Kelly Murphey had always dreamed of building his own home in the mountains, but never thought it would be possible while still in his twenties. Thanks to some creative partnerships with his employer-Montpelier Construction, the Stowe Land Trust, and Efficiency Vermont, plus design work by his architect parents, his dream has come true. Kelly and his wife Rachel Fussell are living in a 750 square foot house on 72 acres in Stowe and all the power they need, for their house and their electric car, is met by rooftop solar.
It was important to Kelly and Rachel to build a home in-line with their values. That meant something with a low carbon footprint that was designed to be free of chemicals and stale air. Fortunately, Efficiency Vermont offers consultation services to help guide and assist homeowners and builders, in the creation of an environmentally friendly home.
Here’s how they did it:
Land in Vermont can be costly. Fortunately, Kelly found an opportunity with the Stowe Land Trust, securing a beautiful property at an affordable price, by agreeing to keep a certain amount of his land in current use —an approach he was hoping to take, anyway. By the end of the project, just a single apple tree, out of 50, had been removed.
The construction of Kelly and Rachel‘s home produced just enough garbage to fill the bed of a small pick-up truck—that’s a stark contrast to the big dumpsters you’ll find at most construction sites. The rest of the leftover materials were either repurposed, recycled, or never created at all, thanks to careful design specifications.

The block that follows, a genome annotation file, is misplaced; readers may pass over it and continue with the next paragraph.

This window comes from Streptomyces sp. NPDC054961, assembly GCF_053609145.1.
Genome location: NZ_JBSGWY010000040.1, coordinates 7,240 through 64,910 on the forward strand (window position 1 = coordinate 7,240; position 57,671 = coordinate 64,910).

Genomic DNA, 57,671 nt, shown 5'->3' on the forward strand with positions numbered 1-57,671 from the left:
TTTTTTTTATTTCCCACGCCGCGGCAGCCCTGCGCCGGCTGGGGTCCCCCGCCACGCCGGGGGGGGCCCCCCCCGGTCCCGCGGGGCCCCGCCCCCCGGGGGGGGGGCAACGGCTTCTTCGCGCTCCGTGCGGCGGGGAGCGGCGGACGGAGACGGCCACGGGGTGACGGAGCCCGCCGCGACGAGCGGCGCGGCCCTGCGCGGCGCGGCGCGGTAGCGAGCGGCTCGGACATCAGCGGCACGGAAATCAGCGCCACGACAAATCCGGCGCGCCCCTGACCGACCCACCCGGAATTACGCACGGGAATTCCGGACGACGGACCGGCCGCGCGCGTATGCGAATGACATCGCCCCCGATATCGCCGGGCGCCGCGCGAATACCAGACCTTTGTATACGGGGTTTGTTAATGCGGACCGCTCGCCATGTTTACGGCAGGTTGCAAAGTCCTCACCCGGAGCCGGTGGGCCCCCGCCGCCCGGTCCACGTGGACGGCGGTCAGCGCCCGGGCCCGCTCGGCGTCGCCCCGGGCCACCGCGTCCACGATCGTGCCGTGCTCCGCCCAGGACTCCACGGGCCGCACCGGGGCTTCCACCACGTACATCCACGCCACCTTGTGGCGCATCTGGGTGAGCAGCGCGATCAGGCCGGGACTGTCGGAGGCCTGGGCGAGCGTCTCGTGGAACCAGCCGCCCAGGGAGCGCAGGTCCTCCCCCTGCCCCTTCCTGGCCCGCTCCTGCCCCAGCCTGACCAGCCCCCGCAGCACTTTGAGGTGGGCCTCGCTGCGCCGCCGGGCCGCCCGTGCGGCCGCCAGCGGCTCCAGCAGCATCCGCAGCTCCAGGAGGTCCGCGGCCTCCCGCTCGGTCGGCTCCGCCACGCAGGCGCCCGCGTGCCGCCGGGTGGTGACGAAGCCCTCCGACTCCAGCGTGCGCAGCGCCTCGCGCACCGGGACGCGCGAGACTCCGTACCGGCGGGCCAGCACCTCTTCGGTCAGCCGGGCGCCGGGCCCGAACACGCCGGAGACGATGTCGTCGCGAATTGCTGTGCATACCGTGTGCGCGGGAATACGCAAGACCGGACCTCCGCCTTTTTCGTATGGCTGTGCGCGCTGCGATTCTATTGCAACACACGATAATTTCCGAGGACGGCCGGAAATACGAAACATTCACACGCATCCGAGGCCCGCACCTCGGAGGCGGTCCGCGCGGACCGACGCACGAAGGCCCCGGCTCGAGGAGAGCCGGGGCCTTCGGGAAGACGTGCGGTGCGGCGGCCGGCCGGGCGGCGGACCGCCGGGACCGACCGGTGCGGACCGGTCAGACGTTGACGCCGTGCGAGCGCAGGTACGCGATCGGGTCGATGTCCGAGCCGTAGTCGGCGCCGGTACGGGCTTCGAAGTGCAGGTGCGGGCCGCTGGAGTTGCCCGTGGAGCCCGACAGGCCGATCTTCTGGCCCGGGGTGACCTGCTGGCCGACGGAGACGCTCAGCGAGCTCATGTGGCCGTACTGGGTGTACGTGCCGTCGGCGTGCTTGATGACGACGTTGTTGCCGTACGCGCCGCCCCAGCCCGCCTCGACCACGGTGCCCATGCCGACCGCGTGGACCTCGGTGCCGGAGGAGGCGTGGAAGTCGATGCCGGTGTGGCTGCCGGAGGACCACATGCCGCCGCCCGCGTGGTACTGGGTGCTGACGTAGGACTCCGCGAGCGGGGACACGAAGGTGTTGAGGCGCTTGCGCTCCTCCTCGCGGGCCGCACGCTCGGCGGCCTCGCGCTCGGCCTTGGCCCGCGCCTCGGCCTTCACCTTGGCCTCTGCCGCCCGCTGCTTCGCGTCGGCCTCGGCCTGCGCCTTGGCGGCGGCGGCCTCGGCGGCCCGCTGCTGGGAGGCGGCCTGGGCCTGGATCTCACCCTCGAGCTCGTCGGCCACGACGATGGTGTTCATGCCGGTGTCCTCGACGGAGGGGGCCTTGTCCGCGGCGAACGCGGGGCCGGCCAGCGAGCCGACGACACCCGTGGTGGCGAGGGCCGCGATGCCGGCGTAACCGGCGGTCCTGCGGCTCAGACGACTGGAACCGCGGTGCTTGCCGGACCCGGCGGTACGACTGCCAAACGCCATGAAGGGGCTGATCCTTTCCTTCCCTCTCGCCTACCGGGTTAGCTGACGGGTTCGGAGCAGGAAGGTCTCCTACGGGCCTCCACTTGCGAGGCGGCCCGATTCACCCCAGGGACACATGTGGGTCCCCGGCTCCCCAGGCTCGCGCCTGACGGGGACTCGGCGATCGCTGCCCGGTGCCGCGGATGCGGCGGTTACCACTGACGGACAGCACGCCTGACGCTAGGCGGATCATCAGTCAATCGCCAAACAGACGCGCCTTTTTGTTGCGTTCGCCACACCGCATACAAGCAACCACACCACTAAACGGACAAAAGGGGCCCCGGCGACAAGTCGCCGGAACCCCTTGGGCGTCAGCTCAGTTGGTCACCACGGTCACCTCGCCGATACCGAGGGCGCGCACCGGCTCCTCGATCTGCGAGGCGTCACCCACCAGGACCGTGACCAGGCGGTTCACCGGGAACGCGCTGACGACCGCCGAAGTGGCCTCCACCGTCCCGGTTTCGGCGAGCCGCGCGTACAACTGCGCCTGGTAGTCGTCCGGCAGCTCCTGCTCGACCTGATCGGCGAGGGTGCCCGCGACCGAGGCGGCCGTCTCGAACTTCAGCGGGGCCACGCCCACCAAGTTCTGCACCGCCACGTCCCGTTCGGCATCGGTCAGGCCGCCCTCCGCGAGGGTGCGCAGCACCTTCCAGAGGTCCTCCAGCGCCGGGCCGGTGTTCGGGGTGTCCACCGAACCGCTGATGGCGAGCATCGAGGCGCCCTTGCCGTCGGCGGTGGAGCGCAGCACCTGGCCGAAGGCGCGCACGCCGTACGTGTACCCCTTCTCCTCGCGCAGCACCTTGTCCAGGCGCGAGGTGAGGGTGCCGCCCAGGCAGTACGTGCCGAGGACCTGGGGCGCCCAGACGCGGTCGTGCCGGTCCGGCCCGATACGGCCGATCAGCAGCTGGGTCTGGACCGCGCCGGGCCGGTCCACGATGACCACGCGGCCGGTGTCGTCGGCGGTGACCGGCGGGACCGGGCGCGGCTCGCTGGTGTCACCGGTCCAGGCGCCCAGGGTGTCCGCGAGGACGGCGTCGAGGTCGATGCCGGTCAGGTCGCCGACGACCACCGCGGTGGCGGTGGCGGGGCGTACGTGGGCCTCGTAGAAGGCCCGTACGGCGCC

From the thickness of the walls (16-20 inches of insulation throughout the home), to extensive air sealing and high performance lighting and appliances, everything in the home was chosen with comfort and energy efficiency in mind. As a result, the house is powered by a single rooftop solar array, including the heat pump that keeps the home warm through the coldest of Vermont days, and Kelly’s electric car, which he plugs in to charge every night.
Health & Safety
A variety of tactics were used to keep the home’s air fresh, an important and often-overlooked consideration in any home. The interior finishes include a range of no-VOC, non-toxic paints, stains, tinted plasters, and other finishes that incorporate beeswax, oils, and other natural materials that emit little-to-no vapor. Electric power means there’s no gas or carbon monoxide to worry about, and a simple, high-efficiency ventilation system keeps the home’s air clean and free of irritants like pollen and pet dander, while recovering energy from air exhausted from the home to keep heating bills down.
The home was a participant in Efficiency Vermont’s residential new construction program, achieving the High Performance Home certification, and also completed an additional checklist designed for folks who want to minimize environmental impacts. Ultimately, it became a great example of a healthy and efficient home. But most importantly it meets the homeowners’ needs – philosophically as well as practically. Says Kelly, “We can’t believe how lucky we are to wake up here every day.”